The above may sound a bit like a science lesson, but it seeks to illustrate that there is so much going on under the hood of Vitalizer that it would be extremely difficult, if not nigh-on impossible, to accurately replicate via other means. Moreover, everything has been designed to sound musically pleasing, so the effort of trying to replicate the result using other tools is probably less cost-effective than simply using Vitalizer. The best modern equivalent technique is probably something akin to a parallel EQ, but even that doesn’t fully cover Vitalizer’s capabilities.

The ‘Drive’ dial sets the level at which the filters kick in. I was expecting overdrive or distortion, which is why I again emphasise reading the manual, as this had a completely different effect to what I was expecting. Once I understood what the ‘Drive’ dial was doing, it made a lot more sense. Although this is the first dial, it’s probably one of the last you’ll want to alter, as the other filters are set to ‘off’ by default. You can achieve more subtle effects by dialling the ‘drive’ back a little, and naturally, a boost will increase the effect. I found that in all applications it was only necessary to adjust this parameter slightly.

The ‘Bass’ dial, of course, controls the low end. Again, twiddling this dial alone will result in nothing happening, it is linked to the ‘Process’ dial. When engaged, turning it to the left creates a softer, rounder sound, for a smooth low end. Moving to the right, you get tighter, punchier lows. This wet signal is processed alongside the dry signal, so your low end is not so much changed as enhanced.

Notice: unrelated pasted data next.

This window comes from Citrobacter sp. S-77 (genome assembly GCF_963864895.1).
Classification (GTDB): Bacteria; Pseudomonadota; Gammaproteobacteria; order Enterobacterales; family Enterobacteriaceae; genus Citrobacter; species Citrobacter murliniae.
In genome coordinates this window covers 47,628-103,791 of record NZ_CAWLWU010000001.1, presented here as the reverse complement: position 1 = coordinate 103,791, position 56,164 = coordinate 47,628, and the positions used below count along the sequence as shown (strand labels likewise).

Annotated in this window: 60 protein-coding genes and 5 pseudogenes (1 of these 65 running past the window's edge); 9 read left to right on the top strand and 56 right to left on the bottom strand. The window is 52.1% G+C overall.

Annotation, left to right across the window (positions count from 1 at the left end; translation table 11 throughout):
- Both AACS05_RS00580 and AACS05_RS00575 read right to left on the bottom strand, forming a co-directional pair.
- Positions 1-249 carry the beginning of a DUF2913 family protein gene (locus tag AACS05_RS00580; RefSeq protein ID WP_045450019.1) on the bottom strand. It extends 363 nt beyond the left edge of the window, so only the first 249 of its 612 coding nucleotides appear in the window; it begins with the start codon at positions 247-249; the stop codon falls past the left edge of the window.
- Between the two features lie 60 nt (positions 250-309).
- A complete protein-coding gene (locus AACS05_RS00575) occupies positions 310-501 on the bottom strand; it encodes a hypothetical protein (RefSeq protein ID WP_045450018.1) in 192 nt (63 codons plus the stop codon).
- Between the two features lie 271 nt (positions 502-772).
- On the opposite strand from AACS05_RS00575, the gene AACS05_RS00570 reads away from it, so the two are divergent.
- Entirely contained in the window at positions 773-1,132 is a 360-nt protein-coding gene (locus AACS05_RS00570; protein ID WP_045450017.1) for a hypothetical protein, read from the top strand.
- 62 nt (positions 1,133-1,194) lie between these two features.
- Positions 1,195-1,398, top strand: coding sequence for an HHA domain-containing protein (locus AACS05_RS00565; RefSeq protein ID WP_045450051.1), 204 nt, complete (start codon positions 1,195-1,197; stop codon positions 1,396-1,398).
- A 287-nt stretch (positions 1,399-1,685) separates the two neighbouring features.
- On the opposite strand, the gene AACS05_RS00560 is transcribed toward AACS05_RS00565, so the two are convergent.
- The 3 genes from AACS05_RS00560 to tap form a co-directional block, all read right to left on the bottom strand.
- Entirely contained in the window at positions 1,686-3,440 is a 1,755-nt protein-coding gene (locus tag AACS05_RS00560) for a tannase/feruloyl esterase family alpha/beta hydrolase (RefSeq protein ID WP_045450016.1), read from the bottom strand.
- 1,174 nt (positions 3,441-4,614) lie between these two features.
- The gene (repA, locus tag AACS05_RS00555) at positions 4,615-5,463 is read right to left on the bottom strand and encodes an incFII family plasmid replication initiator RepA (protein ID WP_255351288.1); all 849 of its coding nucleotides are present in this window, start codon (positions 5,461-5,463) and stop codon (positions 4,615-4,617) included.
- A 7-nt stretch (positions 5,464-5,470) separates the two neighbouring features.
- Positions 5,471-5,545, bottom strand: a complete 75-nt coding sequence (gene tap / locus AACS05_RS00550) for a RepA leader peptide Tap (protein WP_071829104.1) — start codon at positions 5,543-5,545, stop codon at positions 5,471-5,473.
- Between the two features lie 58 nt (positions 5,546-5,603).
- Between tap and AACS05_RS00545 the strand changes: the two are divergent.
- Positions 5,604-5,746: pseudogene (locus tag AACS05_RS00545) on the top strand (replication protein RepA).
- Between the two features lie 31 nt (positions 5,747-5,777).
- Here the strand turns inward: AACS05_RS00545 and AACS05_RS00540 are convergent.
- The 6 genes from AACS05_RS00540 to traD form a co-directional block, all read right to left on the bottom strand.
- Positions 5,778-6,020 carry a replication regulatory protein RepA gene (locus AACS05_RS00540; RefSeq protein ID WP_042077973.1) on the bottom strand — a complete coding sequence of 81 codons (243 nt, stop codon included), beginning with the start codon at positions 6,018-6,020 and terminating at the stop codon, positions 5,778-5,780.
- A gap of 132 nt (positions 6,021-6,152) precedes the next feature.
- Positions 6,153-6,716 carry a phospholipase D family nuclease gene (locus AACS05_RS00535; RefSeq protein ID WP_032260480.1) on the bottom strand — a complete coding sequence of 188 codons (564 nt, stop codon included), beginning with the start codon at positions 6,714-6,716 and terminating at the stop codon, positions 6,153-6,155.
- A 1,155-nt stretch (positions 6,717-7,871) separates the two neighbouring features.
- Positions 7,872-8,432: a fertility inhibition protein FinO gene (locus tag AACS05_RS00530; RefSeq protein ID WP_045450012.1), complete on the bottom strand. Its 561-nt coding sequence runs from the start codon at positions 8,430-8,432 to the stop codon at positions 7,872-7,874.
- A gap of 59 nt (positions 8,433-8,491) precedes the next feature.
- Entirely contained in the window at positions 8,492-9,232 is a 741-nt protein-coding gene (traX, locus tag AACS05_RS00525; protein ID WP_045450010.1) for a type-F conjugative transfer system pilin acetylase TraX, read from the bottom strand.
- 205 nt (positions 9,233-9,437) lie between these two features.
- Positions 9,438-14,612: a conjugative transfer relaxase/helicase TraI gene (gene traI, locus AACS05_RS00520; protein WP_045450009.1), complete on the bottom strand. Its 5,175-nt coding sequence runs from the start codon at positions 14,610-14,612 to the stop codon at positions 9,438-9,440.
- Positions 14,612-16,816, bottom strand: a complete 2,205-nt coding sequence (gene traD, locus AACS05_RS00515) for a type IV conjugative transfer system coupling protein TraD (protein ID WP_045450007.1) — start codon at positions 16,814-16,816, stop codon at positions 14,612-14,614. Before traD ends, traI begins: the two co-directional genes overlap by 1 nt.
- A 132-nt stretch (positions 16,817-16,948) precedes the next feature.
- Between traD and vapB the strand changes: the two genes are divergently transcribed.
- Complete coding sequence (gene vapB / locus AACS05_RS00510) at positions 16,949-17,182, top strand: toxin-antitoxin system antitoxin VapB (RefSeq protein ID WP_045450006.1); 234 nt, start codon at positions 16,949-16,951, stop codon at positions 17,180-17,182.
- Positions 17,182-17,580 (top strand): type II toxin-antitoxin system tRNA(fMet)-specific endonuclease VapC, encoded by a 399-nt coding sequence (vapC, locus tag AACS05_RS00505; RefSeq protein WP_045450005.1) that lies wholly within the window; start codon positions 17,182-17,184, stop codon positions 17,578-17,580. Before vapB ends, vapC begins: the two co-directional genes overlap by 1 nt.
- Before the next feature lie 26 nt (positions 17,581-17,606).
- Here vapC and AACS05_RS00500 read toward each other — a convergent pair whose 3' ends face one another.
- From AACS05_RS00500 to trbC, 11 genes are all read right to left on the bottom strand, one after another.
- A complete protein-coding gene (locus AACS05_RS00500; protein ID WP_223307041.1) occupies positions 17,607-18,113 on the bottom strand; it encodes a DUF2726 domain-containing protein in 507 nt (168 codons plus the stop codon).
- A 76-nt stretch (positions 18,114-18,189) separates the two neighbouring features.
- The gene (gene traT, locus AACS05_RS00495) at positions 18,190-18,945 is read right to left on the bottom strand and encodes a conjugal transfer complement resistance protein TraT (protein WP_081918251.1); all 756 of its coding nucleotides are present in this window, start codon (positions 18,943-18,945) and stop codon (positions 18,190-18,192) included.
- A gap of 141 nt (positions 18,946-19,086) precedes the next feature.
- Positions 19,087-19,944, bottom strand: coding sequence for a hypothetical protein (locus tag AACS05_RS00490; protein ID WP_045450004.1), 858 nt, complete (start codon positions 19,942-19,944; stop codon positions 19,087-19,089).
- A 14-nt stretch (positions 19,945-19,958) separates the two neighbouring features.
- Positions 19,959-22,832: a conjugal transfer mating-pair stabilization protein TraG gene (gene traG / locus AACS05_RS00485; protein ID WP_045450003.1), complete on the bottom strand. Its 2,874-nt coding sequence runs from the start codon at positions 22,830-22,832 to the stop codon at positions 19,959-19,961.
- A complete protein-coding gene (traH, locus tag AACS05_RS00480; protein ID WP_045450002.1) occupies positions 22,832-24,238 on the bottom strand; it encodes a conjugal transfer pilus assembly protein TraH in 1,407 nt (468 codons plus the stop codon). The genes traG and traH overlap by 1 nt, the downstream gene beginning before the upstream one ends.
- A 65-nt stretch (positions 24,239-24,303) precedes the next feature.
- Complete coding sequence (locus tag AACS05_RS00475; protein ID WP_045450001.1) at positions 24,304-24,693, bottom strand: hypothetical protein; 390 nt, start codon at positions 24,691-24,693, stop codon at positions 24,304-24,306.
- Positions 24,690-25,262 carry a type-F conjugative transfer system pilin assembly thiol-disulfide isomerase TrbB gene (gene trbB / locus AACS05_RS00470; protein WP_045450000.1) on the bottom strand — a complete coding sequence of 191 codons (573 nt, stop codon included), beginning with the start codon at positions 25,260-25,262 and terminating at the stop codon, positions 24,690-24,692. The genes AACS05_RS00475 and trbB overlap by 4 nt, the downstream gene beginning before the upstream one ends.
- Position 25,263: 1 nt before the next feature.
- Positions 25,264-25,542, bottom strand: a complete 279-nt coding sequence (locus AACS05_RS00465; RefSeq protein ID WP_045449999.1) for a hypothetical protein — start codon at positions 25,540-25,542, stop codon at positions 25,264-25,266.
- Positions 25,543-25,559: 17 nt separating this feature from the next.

This will be familiar to those who use parallel processing in their mixes.

The ‘Compression’ control applies only to the processed bass signal, leaving the mids, highs and the unprocessed bass signal alone. It also has a gain reduction LED as a visual cue. The compressor itself is a soft knee compressor, and as you increase the compression value, the attack is lowered and the ratio raised. This is best used to ensure that the processed bass signal sits nicely alongside the original.